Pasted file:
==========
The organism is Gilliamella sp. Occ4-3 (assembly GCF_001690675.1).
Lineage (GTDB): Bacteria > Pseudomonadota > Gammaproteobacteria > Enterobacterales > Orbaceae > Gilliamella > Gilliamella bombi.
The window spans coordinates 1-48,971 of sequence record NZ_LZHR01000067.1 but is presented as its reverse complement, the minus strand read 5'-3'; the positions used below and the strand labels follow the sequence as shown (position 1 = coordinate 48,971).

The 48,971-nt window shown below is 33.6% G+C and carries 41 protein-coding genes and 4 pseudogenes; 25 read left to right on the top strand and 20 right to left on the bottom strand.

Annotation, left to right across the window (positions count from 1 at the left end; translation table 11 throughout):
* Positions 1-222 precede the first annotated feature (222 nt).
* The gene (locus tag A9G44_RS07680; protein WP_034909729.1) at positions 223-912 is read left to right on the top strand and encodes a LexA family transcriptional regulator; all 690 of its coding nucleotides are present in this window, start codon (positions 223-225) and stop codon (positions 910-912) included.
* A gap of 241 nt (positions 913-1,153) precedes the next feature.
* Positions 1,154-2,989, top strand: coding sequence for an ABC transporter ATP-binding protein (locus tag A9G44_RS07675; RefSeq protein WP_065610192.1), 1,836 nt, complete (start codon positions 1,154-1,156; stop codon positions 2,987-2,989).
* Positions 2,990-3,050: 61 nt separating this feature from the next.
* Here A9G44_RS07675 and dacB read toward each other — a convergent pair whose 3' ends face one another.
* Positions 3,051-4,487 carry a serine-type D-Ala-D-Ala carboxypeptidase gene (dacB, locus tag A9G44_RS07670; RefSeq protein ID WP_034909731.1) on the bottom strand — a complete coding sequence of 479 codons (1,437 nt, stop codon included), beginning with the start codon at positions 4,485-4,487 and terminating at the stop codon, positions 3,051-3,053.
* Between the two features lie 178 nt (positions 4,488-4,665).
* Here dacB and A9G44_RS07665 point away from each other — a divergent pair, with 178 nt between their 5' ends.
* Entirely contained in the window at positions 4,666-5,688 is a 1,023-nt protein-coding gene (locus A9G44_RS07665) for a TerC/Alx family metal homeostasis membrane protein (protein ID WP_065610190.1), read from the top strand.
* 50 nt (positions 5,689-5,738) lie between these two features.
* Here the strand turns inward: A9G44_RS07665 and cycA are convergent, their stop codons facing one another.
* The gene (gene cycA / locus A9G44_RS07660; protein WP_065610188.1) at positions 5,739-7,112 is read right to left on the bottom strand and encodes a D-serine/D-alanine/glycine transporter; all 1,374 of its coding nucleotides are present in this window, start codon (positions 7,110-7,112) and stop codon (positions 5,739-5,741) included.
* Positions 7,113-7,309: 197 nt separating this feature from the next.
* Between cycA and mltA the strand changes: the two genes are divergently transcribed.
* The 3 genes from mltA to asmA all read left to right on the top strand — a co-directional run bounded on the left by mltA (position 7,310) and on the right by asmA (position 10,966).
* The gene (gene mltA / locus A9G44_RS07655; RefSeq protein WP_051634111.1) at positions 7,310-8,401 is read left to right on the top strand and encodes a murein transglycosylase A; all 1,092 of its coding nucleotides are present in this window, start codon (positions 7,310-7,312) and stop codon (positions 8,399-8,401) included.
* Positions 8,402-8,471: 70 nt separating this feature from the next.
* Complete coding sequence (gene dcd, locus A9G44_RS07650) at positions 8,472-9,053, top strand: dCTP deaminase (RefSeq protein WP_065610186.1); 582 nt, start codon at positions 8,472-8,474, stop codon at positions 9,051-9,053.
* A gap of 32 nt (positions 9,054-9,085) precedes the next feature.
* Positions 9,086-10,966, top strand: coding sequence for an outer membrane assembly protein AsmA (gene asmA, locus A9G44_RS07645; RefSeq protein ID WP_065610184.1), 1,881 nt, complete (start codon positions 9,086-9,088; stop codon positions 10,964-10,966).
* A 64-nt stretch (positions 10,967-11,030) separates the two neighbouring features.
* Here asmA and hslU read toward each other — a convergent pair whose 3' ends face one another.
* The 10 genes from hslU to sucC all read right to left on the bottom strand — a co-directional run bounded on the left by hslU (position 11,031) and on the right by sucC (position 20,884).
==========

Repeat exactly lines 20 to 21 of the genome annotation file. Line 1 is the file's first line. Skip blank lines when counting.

* Between cycA and mltA the strand changes: the two genes are divergently transcribed.
* The 3 genes from mltA to asmA all read left to right on the top strand — a co-directional run bounded on the left by mltA (position 7,310) and on the right by asmA (position 10,966).